Stivers and Johnson

Steve Stivers and Bill Johnson. Photos provided.

Ohio representatives Steve Stivers, who represents the 15th District which includes Vinton County, and Bill Johnson, 6th District rep which covers Jackson County, both voted against impeaching President Donald J. Trump for charges stemming from the riots he incited following his speech during the Save America rally on Jan. 6. 

Stivers explained his nay vote in a press release sent out Wednesday afternoon following the vote. The releases stated, "President Trump's actions were unacceptable and contributed to what will be remembered as one of the darkest days in our nation's history. Make no mistake, he must be held accountable....fundamental to the republic is the due process, which this snap impeachment process in the House severely undermined by its lack of hearings, presentation of evidence, and committee action. The precedence set by this is frightening."

Johnson also placed a statement on his website calling for healing and stating, "America needs a break from the riots, the violence, and the vitriol political rhetoric that is encouraging this toxic environment." He accused House and Senate leaders of "political showboating" and claimed an impeachment or use of the 25th Amendment, which outlines the process for removing a president that has shown to be unable to perform their duties, would further alienate Americans who are already in a precarious situation.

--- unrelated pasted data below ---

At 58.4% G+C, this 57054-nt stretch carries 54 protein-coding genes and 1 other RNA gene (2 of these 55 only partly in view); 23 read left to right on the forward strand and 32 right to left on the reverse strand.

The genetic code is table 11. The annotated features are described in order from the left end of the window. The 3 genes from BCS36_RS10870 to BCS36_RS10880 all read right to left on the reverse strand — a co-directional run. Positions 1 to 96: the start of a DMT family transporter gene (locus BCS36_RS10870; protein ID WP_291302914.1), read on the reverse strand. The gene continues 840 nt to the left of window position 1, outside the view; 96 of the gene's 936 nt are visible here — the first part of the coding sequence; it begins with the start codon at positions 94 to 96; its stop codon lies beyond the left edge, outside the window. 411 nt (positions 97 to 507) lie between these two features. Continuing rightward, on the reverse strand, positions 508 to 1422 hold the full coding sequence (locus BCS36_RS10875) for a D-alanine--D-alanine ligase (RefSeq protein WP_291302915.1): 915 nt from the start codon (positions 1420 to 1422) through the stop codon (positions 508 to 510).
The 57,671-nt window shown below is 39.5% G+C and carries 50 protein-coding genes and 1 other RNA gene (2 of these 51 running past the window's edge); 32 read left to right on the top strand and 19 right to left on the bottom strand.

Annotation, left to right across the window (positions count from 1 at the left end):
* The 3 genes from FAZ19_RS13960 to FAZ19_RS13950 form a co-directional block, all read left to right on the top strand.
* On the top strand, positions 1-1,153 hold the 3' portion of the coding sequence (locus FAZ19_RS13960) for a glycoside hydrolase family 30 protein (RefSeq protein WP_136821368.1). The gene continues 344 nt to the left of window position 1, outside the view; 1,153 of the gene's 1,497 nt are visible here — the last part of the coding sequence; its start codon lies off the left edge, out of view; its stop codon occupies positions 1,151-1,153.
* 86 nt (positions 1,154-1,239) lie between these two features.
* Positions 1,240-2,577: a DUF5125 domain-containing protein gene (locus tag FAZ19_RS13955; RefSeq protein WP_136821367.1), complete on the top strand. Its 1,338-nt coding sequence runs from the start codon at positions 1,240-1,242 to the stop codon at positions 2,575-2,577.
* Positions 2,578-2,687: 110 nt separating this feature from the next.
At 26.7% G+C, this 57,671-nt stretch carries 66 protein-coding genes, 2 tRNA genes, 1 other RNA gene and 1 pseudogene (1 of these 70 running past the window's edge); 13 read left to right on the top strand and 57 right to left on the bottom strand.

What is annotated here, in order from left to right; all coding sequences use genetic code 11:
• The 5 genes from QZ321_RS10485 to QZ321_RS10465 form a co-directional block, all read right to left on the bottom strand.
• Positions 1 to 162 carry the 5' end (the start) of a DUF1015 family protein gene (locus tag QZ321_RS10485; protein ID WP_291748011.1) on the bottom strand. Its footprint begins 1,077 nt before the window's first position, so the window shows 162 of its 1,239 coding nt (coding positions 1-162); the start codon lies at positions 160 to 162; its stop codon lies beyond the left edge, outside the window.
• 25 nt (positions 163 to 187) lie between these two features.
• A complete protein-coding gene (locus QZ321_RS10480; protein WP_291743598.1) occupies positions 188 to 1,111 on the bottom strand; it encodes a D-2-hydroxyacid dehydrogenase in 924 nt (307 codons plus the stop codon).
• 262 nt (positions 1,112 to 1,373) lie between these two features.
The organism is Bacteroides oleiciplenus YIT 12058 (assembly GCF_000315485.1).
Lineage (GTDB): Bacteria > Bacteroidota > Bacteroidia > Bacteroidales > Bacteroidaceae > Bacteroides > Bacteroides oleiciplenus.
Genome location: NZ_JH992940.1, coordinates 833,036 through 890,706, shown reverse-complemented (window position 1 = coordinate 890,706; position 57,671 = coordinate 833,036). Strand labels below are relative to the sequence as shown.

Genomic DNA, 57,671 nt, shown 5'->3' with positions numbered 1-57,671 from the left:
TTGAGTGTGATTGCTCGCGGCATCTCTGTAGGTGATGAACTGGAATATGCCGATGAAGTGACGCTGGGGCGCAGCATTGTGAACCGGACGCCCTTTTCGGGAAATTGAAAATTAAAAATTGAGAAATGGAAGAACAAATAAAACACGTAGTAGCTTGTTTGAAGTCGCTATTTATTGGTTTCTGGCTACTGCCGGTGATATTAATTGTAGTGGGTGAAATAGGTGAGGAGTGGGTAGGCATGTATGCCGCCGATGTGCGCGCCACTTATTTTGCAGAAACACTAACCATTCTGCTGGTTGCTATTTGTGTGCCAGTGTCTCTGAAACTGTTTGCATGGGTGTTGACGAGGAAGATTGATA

The yes' came out victorious making Trump the only president to have been impeached twice by the House of Representatives. Ten Republicans crossed party lines to vote for impeachment, one being Anthony Gonzales of Ohio representing the 16th District. This district includes Wayne County and parts of Cuyahoga, Medina, Summit, Portage and Stark Counties. Gonzales cited the five deaths from the insurrection and the shaking of our democracy as reasons behind the decision. He further brought up that as members of Congress were barricaded in the chambers, fearful of their lives, Trump "abandoned his post while many members asked for help, thus further endangering all present." and called the attack a threat to the foundation of our Republic.

The Articles of Impeachment were then delivered to the Senate but a vote is unlikely to happen until after President Elect Joe Biden's inauguration according to outgoing Senate Majority Leader Mitch McConnell. 

McConnell released a statement on Jan. 13th in which he explained there simply isn't enough time to hold a fair or serious trial into the charges. He said, "I believe it will best serve our nation if Congress and the executive branch spend the next seven days completely focused on facilitating a safe inauguration and an orderly transfer of power to the Biden Administration."

He further stated that even if the Senate were to start the process this week, it wouldn't be completed by the time Trump was out of office and Biden had taken the reigns. 

It appears that the American people will have to ride out the final days of the Trump Administration with Trump remaining at the helm, sans Twitter account.

Twitter: @amhulvalchick


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